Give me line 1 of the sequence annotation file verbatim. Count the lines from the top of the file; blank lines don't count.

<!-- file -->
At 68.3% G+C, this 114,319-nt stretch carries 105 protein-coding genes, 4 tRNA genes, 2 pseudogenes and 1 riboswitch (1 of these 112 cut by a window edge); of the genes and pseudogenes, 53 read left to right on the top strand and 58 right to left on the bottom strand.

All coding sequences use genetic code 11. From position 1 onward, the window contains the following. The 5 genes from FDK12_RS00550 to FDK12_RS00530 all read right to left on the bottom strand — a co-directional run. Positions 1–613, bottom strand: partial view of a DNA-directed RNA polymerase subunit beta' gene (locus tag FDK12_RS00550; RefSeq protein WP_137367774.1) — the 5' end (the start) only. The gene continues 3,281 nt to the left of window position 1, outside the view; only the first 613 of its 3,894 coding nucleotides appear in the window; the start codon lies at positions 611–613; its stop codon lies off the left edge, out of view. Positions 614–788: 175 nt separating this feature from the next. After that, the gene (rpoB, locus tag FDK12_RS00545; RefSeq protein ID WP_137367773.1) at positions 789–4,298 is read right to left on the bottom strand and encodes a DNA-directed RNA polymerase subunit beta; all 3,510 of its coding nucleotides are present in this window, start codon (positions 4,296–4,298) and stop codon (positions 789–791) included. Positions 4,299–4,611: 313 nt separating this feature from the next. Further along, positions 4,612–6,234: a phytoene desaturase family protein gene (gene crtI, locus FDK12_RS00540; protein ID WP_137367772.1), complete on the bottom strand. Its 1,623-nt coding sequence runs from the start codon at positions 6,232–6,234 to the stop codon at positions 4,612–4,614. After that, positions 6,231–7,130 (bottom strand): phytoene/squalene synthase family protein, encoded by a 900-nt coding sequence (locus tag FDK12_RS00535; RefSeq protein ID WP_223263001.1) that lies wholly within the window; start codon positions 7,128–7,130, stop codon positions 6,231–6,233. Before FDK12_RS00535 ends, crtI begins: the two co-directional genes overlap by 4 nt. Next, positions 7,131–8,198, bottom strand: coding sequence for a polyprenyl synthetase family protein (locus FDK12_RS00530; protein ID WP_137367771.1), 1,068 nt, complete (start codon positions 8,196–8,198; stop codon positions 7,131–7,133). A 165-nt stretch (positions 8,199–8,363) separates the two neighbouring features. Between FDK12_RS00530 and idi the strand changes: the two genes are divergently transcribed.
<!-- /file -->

At 68.3% G+C, this 114,319-nt stretch carries 105 protein-coding genes, 4 tRNA genes, 2 pseudogenes and 1 riboswitch (1 of these 112 cut by a window edge); of the genes and pseudogenes, 53 read left to right on the top strand and 58 right to left on the bottom strand.